‘I LOVED it. It was just as the best novels should be but so rarely are: like immersion in a vivid dream. I couldn’t decide whether to read it slowly in order to savour every word, or to race along, mesmerised by Suchen Christine Lim’s dazzling story-telling. It’s an important novel, too: the history of Singapore as told through the river and the river people, and especially through the absolutely captivating tale of its heroine Ping. Wise, funny, beautifully written and as haunting as the pipa music it describes, but with a chaste lyricism that eschews sentiment or easy answers, The River’s Song is a stunning achievement …and this exhilarating novel is a wonderful introduction to her work.’

~  Jill Dawson, author of The Great Lover


‘Suchen Christine Lim’s voice is both strong and gentle. She captures the vanished world and writes in an elegant prose rich with history and dialogue. There is a perfect balance as she captures the sensual rhythm of music set against the tensions of the politics of life. The strength of The River’s Song is that the writer does more than write. She is able to touch our lives with a sense of history.’

~  Rosalind Chan, reader’s comment on


‘LIM wonderfully balances (the protagonist) Ping’s two worlds throughout the novel and shows how modernisation and the ‘improvement’ of the lives of the river folk was devastating. Once glittering high-rises, paved promenades and million-dollar shopping malls are built, the human cost for such a shiny coat is often forgotten. But underneath the façade, the chaos rages on. …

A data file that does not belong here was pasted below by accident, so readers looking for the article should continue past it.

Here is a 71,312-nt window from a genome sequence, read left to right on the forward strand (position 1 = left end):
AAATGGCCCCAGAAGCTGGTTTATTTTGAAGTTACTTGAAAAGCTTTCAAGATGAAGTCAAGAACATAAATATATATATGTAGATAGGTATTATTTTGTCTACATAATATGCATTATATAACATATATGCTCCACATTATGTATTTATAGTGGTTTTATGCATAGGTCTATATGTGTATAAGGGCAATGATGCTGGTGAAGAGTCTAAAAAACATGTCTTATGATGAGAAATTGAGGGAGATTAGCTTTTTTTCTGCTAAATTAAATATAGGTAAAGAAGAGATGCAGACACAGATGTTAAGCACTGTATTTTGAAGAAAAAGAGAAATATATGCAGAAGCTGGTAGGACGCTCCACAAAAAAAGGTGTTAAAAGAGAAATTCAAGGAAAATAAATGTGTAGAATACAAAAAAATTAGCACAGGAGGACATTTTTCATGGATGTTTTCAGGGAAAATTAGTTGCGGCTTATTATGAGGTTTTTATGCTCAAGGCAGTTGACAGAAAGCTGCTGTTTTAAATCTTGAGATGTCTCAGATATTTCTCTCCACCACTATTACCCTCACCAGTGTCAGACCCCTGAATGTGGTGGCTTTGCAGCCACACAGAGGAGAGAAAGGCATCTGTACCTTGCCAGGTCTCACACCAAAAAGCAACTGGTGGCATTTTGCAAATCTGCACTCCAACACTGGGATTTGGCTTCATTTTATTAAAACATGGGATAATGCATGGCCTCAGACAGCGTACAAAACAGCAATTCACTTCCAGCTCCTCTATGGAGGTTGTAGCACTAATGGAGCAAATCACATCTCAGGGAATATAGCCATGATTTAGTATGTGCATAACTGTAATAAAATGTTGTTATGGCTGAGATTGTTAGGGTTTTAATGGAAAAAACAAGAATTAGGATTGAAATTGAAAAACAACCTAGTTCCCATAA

An accomplished pipa player (a four-stringed Chinese lute), as an adult, Ping says, ‘discord and dissonance are the hallmarks of my compositions’. …

Her (Lim’s) descriptions of playing the pipa are beautifully intertwined with her exposition. Like art and smells, it can be difficult to convey music in writing, but Lim brings it to life. Books which not only describe but educate audiences on something new are a real treat. Gail Tsukiyama teaches readers about silk- making in Women of the Silk (1991), Nury Vittachi brilliantly instructs readers about Feng Shui in The Feng Shui Detective (2ooo) and now Suchen Christine Lim leaves readers with an understanding of the history and art of playing the pipa in The River’s Song.’